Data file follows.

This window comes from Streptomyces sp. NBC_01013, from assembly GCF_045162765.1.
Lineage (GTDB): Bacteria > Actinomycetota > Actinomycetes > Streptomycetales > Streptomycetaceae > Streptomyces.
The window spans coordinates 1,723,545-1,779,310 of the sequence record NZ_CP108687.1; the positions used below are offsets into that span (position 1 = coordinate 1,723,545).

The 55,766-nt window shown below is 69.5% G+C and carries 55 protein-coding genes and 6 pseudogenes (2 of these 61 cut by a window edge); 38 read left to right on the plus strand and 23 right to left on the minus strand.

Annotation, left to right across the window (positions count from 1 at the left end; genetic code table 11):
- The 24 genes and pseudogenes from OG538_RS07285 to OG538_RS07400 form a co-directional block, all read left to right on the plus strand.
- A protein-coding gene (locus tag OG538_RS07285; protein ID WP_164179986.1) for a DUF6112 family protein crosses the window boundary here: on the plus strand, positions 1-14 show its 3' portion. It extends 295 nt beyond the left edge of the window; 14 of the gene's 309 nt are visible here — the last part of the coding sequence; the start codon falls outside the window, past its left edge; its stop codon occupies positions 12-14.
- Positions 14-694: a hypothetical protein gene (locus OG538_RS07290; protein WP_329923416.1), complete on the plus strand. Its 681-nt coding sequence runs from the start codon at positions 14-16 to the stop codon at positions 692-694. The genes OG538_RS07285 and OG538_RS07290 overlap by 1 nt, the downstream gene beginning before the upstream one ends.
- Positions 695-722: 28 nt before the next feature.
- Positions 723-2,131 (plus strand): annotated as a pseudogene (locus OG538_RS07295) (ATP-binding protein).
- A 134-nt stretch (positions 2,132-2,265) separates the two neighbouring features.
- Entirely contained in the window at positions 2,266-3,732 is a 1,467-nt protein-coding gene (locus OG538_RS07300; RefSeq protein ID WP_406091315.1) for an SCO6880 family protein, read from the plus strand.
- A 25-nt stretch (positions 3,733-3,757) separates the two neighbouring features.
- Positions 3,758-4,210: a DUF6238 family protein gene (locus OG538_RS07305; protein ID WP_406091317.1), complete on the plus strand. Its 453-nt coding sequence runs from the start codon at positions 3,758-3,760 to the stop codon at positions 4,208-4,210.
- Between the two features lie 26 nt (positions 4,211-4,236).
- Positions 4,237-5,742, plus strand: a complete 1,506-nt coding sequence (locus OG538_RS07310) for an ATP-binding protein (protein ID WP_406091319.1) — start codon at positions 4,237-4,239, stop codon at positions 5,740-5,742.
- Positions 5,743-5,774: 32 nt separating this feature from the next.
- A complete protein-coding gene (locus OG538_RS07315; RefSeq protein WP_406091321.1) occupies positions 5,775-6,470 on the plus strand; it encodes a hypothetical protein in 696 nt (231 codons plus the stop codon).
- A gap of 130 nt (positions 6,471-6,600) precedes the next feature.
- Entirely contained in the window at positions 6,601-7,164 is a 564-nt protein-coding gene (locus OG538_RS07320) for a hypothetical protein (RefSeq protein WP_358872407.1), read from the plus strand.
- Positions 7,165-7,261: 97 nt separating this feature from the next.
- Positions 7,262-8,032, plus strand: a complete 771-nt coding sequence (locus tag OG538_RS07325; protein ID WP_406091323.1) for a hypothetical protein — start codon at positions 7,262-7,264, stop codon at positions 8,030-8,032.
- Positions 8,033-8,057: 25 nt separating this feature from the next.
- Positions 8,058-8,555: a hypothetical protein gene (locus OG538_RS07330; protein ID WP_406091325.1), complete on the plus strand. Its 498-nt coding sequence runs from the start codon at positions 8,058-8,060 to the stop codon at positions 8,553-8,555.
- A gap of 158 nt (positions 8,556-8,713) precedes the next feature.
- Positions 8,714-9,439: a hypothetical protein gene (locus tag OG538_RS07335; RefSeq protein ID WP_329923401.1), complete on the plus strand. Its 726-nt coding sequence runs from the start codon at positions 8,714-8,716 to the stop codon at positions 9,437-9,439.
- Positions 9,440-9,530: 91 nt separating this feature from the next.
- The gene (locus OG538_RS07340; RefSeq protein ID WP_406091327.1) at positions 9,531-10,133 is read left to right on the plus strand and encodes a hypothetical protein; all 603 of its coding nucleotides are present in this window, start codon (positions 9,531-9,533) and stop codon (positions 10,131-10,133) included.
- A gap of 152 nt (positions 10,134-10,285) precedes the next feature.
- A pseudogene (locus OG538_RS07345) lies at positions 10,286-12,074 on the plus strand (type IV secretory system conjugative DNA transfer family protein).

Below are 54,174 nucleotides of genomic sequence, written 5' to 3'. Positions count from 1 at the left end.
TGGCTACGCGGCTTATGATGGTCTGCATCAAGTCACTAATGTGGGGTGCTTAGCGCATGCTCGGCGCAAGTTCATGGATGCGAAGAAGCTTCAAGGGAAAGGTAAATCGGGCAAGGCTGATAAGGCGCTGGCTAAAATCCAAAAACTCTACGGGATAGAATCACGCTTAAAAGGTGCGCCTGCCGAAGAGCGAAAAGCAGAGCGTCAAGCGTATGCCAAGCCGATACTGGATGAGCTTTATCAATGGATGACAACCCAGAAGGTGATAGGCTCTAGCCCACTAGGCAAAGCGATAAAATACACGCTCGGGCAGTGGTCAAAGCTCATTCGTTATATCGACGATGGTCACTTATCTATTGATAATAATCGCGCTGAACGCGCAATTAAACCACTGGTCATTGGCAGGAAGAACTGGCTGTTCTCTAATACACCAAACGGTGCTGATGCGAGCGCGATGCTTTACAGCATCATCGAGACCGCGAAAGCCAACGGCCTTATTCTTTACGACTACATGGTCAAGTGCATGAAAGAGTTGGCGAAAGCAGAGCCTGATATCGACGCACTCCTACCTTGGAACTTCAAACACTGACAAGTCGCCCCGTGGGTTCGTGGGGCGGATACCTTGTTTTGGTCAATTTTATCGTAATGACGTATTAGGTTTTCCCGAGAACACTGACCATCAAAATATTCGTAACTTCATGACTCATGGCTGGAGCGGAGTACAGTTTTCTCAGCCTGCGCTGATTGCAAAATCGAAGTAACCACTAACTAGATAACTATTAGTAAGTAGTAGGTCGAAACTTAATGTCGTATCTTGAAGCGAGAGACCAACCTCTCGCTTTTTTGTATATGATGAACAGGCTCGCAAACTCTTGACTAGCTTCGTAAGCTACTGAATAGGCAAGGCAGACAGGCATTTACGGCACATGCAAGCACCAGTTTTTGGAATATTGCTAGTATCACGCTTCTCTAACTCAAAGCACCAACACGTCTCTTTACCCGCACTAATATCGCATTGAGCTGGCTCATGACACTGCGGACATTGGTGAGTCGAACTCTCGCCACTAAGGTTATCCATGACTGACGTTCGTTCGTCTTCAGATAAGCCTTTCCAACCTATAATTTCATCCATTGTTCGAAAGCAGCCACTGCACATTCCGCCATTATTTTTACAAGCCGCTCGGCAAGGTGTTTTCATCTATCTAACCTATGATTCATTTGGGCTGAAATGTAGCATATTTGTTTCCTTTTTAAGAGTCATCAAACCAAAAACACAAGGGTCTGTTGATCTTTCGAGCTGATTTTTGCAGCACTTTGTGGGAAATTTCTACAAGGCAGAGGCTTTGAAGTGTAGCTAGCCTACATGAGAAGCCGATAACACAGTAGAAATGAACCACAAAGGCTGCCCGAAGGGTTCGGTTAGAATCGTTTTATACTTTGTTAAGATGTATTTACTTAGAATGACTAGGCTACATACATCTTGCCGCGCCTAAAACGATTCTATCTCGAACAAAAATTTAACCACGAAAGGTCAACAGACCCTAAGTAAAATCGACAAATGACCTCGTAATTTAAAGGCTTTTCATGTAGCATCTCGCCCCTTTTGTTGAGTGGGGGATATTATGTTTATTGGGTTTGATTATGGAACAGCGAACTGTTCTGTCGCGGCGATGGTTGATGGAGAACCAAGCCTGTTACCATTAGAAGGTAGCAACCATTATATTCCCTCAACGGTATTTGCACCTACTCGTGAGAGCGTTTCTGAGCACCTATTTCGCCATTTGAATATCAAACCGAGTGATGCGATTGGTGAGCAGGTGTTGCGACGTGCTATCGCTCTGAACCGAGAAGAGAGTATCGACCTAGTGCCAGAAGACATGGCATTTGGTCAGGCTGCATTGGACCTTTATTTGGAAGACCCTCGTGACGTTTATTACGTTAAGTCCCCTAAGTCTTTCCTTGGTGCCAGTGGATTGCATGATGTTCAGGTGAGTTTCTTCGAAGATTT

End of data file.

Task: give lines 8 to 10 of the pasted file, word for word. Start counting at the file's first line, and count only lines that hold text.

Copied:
- Positions 14-694: a hypothetical protein gene (locus OG538_RS07290; protein WP_329923416.1), complete on the plus strand. Its 681-nt coding sequence runs from the start codon at positions 14-16 to the stop codon at positions 692-694. The genes OG538_RS07285 and OG538_RS07290 overlap by 1 nt, the downstream gene beginning before the upstream one ends.
- Positions 695-722: 28 nt before the next feature.
- Positions 723-2,131 (plus strand): annotated as a pseudogene (locus OG538_RS07295) (ATP-binding protein).